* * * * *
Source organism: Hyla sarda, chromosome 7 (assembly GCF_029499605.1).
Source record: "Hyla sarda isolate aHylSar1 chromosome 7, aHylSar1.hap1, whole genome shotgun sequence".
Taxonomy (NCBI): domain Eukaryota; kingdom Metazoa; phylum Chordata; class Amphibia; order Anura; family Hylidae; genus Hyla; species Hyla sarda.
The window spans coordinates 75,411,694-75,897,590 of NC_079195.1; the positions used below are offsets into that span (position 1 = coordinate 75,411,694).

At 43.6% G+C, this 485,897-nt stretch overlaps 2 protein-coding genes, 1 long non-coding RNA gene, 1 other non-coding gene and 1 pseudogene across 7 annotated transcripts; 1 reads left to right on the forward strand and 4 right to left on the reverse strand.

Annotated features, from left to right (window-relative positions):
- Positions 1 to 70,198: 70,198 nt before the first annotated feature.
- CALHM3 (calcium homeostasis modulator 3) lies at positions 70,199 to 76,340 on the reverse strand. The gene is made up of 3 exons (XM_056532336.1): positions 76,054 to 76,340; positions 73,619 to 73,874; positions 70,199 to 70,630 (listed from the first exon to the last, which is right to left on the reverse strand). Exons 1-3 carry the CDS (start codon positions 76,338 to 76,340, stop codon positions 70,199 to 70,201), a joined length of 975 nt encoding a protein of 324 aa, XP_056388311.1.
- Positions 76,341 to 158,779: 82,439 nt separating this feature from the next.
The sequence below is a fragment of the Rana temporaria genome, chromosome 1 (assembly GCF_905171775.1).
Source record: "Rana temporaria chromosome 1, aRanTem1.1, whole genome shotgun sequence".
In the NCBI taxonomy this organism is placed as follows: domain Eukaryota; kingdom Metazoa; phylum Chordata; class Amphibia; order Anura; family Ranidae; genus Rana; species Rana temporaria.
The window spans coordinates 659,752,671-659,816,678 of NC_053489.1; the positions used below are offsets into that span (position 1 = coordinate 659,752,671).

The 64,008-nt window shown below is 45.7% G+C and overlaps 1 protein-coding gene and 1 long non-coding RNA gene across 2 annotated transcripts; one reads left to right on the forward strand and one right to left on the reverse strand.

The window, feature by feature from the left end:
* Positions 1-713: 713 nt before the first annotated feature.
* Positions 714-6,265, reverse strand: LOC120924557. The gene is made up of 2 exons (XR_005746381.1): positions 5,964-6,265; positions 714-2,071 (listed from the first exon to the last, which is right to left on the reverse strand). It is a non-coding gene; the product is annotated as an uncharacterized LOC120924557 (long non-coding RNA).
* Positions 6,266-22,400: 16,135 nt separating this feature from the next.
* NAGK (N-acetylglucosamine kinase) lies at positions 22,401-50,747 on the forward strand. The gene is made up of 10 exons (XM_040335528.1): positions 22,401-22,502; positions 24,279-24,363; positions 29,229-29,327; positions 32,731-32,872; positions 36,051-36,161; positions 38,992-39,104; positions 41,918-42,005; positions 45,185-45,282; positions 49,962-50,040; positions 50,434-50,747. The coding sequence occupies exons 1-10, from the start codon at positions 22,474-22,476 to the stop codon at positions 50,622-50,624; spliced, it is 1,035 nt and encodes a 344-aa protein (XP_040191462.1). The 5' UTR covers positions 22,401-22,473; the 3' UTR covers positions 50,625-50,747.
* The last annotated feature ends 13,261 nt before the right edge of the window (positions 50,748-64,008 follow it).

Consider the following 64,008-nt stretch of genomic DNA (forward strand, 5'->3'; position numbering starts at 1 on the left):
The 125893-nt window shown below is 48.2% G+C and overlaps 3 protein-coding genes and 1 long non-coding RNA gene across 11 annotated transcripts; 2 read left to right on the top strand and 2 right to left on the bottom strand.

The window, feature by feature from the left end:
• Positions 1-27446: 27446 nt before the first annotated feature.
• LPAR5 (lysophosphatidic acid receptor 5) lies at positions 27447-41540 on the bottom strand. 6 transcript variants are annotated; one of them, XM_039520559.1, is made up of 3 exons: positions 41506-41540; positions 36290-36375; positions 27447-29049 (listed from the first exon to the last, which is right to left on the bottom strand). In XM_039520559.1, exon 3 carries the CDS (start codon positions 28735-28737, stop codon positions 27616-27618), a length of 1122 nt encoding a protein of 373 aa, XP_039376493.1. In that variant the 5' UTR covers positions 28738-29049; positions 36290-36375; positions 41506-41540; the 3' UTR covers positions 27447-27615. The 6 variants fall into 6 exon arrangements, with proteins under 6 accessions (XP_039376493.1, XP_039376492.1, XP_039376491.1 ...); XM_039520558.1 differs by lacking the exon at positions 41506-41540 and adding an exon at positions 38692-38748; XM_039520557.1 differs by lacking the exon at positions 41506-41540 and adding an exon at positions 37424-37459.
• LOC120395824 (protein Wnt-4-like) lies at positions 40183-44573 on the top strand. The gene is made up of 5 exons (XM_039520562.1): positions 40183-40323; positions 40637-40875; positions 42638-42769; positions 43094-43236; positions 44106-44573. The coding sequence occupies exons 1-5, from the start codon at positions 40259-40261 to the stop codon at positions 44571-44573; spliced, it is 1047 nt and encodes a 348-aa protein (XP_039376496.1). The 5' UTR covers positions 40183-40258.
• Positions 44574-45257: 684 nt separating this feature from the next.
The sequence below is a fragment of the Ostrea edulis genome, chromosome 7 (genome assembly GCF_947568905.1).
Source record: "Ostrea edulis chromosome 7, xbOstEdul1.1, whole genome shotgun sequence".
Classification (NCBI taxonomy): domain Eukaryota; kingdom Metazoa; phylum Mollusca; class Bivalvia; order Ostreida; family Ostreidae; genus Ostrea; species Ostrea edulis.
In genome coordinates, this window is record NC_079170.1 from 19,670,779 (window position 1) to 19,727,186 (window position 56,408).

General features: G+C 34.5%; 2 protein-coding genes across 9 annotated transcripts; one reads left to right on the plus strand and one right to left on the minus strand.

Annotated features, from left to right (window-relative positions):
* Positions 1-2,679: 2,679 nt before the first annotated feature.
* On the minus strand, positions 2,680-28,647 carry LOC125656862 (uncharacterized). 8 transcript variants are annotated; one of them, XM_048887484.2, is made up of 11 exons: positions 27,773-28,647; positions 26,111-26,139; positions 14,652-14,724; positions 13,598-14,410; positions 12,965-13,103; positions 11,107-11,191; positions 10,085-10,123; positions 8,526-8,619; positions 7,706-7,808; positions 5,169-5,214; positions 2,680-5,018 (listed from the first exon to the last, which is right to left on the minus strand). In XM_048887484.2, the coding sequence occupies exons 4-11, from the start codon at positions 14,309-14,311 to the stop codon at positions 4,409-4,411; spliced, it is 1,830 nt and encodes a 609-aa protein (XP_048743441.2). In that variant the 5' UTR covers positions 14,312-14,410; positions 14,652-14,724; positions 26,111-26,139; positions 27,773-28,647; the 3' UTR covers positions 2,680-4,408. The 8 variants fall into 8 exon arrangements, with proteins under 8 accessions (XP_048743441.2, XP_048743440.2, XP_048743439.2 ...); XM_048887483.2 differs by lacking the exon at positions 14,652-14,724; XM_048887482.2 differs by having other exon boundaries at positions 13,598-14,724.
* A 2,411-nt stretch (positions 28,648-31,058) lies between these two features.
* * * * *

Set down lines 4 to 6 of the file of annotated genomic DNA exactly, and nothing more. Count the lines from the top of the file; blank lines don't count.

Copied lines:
The window spans coordinates 75,411,694-75,897,590 of NC_079195.1; the positions used below are offsets into that span (position 1 = coordinate 75,411,694).

At 43.6% G+C, this 485,897-nt stretch overlaps 2 protein-coding genes, 1 long non-coding RNA gene, 1 other non-coding gene and 1 pseudogene across 7 annotated transcripts; 1 reads left to right on the forward strand and 4 right to left on the reverse strand.

Annotated features, from left to right (window-relative positions):